relating clause concisely stating the subject matter of the proposed order.
In the enumeration of provisions treated, group the provisions in the following order: to repeal; to renumber; to renumber and amend; to consolidate, renumber, and amend; to amend; to repeal and recreate; and to create.
If a rule will have an impact on small business, include the phrase "and affecting small business” at the end of the relating clause, so that the Rules Clearinghouse can separately identify the rule on its website. [s. 227.15 (1m)
The Wisconsin Department of Agriculture, Trade and Consumer Protection proposes an order to repeal ATCP 7.02 (1); to renumber ATCP 7.02 (2); to renumber and amend ATCP 7.03; to amend ch. ATCP 7 (title) and ATCP 7.04 (title) and (2) and 7.05 (3) (a) (Note) and (b); to repeal and recreate ATCP 7.02 (3) and 7.05 (1); and to create ATCP 7.025, relating to dairy plant trustees.
Immediately following the introductory clause is a rule summary, as described in s. 227.14 (2)
, Stats. (which refers to the summary as an "analysis”). The summary should contain all of the following headings; if there is no information under a particular heading, the heading is included and the text should state that there is no information:
Summary of, and comparison with, existing or proposed federal statutes and regulations.
Summary of factual data and analytical methodologies.
Analysis and supporting documents used to determine effect on small business or in preparation of an economic impact analysis.
A copy of any comments and opinion prepared by the Board of Veterans Affairs under s. 45.03 (2m)
, Stats., for rules proposed by the Department of Veterans Affairs.
Agency contact person (including e-mail and telephone number).
Place where comments are to be submitted and deadline for submission.
NOTE: Executive Order #50, Guidelines for Promulgation of Administrative Rules, issued by Governor Scott Walker on November 2, 2011, requires agencies to submit the draft rule summary (analysis) under s. 227.14 (2), Stats., to the Governor prior to submittal of a proposed rule to the Rules Clearinghouse.
The purpose of the plain language analysis under par. (a) 5., above, is to provide an understandable and objective description of the effect of the rule. The analysis is not intended to be an exhaustive discussion of the rule, but should contain sufficient detail to enable the reader to understand the content of the rule and the changes made, if any, in existing rules. It should be written in plain, simple English.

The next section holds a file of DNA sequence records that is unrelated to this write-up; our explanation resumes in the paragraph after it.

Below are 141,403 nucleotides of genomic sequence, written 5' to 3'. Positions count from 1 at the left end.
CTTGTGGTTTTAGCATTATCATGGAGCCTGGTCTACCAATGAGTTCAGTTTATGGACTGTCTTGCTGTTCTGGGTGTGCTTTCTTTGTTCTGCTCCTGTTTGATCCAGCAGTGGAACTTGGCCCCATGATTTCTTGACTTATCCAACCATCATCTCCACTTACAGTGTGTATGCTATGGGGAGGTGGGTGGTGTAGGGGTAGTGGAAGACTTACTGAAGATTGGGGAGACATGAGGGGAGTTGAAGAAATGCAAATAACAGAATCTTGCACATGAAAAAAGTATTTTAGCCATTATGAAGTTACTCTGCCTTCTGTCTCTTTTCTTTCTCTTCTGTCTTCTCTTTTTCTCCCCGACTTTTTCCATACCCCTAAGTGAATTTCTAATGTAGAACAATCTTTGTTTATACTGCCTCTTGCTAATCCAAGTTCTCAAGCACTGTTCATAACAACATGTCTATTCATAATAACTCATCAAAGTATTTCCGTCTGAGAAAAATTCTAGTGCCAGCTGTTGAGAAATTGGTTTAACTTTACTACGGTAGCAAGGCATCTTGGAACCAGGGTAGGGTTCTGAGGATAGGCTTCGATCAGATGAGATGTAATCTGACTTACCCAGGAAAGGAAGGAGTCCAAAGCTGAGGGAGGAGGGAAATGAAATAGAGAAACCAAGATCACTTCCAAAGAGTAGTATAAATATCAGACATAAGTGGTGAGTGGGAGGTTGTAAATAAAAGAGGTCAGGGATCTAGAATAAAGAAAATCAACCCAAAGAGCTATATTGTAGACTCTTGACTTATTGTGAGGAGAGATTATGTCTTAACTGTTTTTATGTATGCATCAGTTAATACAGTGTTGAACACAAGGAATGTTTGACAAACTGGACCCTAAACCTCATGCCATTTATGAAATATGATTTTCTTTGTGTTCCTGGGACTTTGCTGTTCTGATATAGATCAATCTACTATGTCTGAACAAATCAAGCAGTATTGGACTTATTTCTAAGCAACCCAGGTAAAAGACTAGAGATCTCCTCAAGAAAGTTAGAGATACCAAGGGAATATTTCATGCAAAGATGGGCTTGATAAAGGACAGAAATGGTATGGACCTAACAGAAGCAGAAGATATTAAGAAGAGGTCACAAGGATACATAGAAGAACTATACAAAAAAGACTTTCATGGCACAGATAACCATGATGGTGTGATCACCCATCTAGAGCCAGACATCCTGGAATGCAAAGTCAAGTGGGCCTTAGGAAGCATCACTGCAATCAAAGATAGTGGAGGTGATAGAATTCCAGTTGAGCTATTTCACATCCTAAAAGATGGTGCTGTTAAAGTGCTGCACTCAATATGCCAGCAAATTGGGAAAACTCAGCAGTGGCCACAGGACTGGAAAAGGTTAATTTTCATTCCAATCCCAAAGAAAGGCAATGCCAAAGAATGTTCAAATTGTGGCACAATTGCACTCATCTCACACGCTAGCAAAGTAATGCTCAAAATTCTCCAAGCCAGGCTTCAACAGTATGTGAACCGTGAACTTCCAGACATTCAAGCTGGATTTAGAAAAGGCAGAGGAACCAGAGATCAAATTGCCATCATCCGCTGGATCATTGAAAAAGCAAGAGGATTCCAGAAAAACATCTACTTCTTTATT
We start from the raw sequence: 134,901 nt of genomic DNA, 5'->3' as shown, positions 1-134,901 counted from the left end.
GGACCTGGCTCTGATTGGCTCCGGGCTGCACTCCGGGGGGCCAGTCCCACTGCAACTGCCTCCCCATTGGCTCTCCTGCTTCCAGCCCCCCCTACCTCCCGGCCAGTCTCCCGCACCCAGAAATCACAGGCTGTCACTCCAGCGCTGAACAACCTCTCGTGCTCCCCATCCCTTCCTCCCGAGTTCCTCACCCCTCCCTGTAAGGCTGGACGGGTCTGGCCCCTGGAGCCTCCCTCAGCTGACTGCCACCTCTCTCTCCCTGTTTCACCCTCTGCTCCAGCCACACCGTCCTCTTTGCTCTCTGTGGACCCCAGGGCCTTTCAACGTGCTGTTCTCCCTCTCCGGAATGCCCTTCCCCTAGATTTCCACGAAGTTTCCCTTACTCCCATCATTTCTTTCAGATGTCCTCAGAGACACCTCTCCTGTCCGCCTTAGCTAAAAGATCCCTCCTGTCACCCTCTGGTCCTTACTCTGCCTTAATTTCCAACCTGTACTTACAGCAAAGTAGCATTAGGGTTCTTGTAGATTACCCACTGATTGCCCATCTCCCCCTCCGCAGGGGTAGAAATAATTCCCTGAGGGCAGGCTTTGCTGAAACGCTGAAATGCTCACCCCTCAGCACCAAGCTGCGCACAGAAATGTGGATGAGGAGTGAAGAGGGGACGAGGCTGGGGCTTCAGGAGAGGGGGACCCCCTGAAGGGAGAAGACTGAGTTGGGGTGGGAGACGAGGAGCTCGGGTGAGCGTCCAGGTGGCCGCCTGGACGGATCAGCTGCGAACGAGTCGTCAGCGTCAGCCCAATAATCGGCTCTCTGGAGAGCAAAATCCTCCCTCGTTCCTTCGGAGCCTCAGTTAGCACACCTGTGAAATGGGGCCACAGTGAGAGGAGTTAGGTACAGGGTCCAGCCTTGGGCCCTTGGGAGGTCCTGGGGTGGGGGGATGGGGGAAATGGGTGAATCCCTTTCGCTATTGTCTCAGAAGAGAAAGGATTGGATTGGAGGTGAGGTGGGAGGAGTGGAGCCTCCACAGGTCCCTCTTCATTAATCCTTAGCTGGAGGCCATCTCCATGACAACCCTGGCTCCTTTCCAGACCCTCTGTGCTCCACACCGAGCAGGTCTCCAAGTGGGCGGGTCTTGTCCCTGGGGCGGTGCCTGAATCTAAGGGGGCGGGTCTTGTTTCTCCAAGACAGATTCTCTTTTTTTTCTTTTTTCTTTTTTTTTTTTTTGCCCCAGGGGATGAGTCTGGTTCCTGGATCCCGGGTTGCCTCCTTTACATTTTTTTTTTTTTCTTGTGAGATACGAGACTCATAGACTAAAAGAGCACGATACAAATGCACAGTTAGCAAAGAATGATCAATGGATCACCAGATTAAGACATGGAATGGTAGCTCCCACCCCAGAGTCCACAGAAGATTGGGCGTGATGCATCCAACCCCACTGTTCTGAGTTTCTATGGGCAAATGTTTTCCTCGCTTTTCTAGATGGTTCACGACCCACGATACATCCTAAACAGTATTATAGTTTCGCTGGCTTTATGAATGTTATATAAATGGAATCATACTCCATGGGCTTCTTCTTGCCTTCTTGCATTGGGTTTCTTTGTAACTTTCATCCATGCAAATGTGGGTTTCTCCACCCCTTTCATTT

Since all authority for administrative rules is conferred by statute, it is important for agencies to identify the specific statutes that authorize promulgation. An agency should cite the statute that explicitly grants authority to the agency to promulgate the rule. If the agency does not have explicit authority to promulgate the rule and the agency considers the rule necessary to effectuate the purpose of a statute, the agency should cite the statute that grants general rule-making authority to the agency to enforce or administer a statute. [s. 227.11 (2) (a)
, Stats.] Also, an agency should carefully review a proposed rule for consistency with all relevant statutes.
An agency may promulgate rules interpreting the provisions of a statute enforced or administered by the agency, if the agency considers it necessary to effectuate the purpose of the statute, but a rule is not valid if it exceeds the bounds of correct interpretation. All of the following apply to the promulgation of a rule that interprets the provisions of a statute enforced or administered by the agency:
A statutory or nonstatutory provision containing a statement or declaration of legislative intent, purpose, findings, or policy does not confer rule-making authority on the agency or augment the agency's rule-making authority beyond the rule-making authority that is explicitly conferred on the agency by the Legislature.
A statutory provision describing the agency's general powers or duties does not confer rule-making authority on the agency or augment the agency's rule-making authority beyond the rule-making authority that is explicitly conferred on the agency by the Legislature.
A statute containing a specific standard, requirement, or threshold does not confer on the agency the authority to promulgate, enforce, or administer a rule that contains a standard, requirement, or threshold that is more restrictive than the standard, requirement, or threshold contained in the statute.
An agency may not implement or enforce any standard, requirement, or threshold, including as a term or condition of any license issued by the agency, unless that standard, requirement, or threshold is explicitly required or explicitly permitted by statute or by rule. [s. 227.10 (2m)
NOTE: See also Executive Order #50 regarding agency authority to promulgate rules.